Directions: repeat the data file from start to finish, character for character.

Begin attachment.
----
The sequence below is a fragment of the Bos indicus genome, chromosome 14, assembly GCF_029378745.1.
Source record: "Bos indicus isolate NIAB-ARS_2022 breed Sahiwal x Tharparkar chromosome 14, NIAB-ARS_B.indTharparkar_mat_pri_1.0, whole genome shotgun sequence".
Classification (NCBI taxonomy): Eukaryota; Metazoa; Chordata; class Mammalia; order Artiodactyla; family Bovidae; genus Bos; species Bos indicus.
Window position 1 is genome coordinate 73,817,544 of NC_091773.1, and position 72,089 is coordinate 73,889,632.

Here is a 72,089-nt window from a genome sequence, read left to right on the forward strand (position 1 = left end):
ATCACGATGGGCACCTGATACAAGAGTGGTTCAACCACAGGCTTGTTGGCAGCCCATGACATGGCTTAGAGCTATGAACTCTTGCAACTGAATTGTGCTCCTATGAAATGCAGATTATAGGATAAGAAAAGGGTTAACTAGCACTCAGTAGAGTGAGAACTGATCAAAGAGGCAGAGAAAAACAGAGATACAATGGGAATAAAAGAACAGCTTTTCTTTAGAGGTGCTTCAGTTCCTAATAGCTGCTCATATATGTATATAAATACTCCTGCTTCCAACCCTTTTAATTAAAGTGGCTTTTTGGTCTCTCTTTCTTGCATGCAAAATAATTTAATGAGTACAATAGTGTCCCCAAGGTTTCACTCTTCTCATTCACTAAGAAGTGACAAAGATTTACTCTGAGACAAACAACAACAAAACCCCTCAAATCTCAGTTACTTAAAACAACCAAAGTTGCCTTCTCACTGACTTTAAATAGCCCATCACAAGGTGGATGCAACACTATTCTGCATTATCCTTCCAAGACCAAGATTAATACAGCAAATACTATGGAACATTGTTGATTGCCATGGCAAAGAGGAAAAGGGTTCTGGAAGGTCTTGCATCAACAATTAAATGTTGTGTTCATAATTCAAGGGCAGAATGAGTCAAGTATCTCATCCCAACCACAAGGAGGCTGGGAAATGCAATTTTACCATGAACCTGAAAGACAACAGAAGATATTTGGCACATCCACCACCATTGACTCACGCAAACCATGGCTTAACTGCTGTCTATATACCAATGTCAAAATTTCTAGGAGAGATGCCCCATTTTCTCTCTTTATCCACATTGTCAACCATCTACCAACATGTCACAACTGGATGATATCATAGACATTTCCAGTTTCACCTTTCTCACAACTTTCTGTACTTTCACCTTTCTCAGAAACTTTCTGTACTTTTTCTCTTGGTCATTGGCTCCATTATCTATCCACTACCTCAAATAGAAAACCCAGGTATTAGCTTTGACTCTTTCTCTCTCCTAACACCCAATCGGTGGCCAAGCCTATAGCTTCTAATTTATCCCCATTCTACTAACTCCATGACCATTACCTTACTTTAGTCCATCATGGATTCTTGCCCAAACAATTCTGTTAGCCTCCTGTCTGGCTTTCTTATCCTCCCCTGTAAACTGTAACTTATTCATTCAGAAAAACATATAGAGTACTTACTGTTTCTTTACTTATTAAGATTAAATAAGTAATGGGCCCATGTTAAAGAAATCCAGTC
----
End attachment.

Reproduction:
The sequence below is a fragment of the Bos indicus genome, chromosome 14, assembly GCF_029378745.1.
Source record: "Bos indicus isolate NIAB-ARS_2022 breed Sahiwal x Tharparkar chromosome 14, NIAB-ARS_B.indTharparkar_mat_pri_1.0, whole genome shotgun sequence".
Classification (NCBI taxonomy): Eukaryota; Metazoa; Chordata; class Mammalia; order Artiodactyla; family Bovidae; genus Bos; species Bos indicus.
Window position 1 is genome coordinate 73,817,544 of NC_091773.1, and position 72,089 is coordinate 73,889,632.

Here is a 72,089-nt window from a genome sequence, read left to right on the forward strand (position 1 = left end):
ATCACGATGGGCACCTGATACAAGAGTGGTTCAACCACAGGCTTGTTGGCAGCCCATGACATGGCTTAGAGCTATGAACTCTTGCAACTGAATTGTGCTCCTATGAAATGCAGATTATAGGATAAGAAAAGGGTTAACTAGCACTCAGTAGAGTGAGAACTGATCAAAGAGGCAGAGAAAAACAGAGATACAATGGGAATAAAAGAACAGCTTTTCTTTAGAGGTGCTTCAGTTCCTAATAGCTGCTCATATATGTATATAAATACTCCTGCTTCCAACCCTTTTAATTAAAGTGGCTTTTTGGTCTCTCTTTCTTGCATGCAAAATAATTTAATGAGTACAATAGTGTCCCCAAGGTTTCACTCTTCTCATTCACTAAGAAGTGACAAAGATTTACTCTGAGACAAACAACAACAAAACCCCTCAAATCTCAGTTACTTAAAACAACCAAAGTTGCCTTCTCACTGACTTTAAATAGCCCATCACAAGGTGGATGCAACACTATTCTGCATTATCCTTCCAAGACCAAGATTAATACAGCAAATACTATGGAACATTGTTGATTGCCATGGCAAAGAGGAAAAGGGTTCTGGAAGGTCTTGCATCAACAATTAAATGTTGTGTTCATAATTCAAGGGCAGAATGAGTCAAGTATCTCATCCCAACCACAAGGAGGCTGGGAAATGCAATTTTACCATGAACCTGAAAGACAACAGAAGATATTTGGCACATCCACCACCATTGACTCACGCAAACCATGGCTTAACTGCTGTCTATATACCAATGTCAAAATTTCTAGGAGAGATGCCCCATTTTCTCTCTTTATCCACATTGTCAACCATCTACCAACATGTCACAACTGGATGATATCATAGACATTTCCAGTTTCACCTTTCTCACAACTTTCTGTACTTTCACCTTTCTCAGAAACTTTCTGTACTTTTTCTCTTGGTCATTGGCTCCATTATCTATCCACTACCTCAAATAGAAAACCCAGGTATTAGCTTTGACTCTTTCTCTCTCCTAACACCCAATCGGTGGCCAAGCCTATAGCTTCTAATTTATCCCCATTCTACTAACTCCATGACCATTACCTTACTTTAGTCCATCATGGATTCTTGCCCAAACAATTCTGTTAGCCTCCTGTCTGGCTTTCTTATCCTCCCCTGTAAACTGTAACTTATTCATTCAGAAAAACATATAGAGTACTTACTGTTTCTTTACTTATTAAGATTAAATAAGTAATGGGCCCATGTTAAAGAAATCCAGTC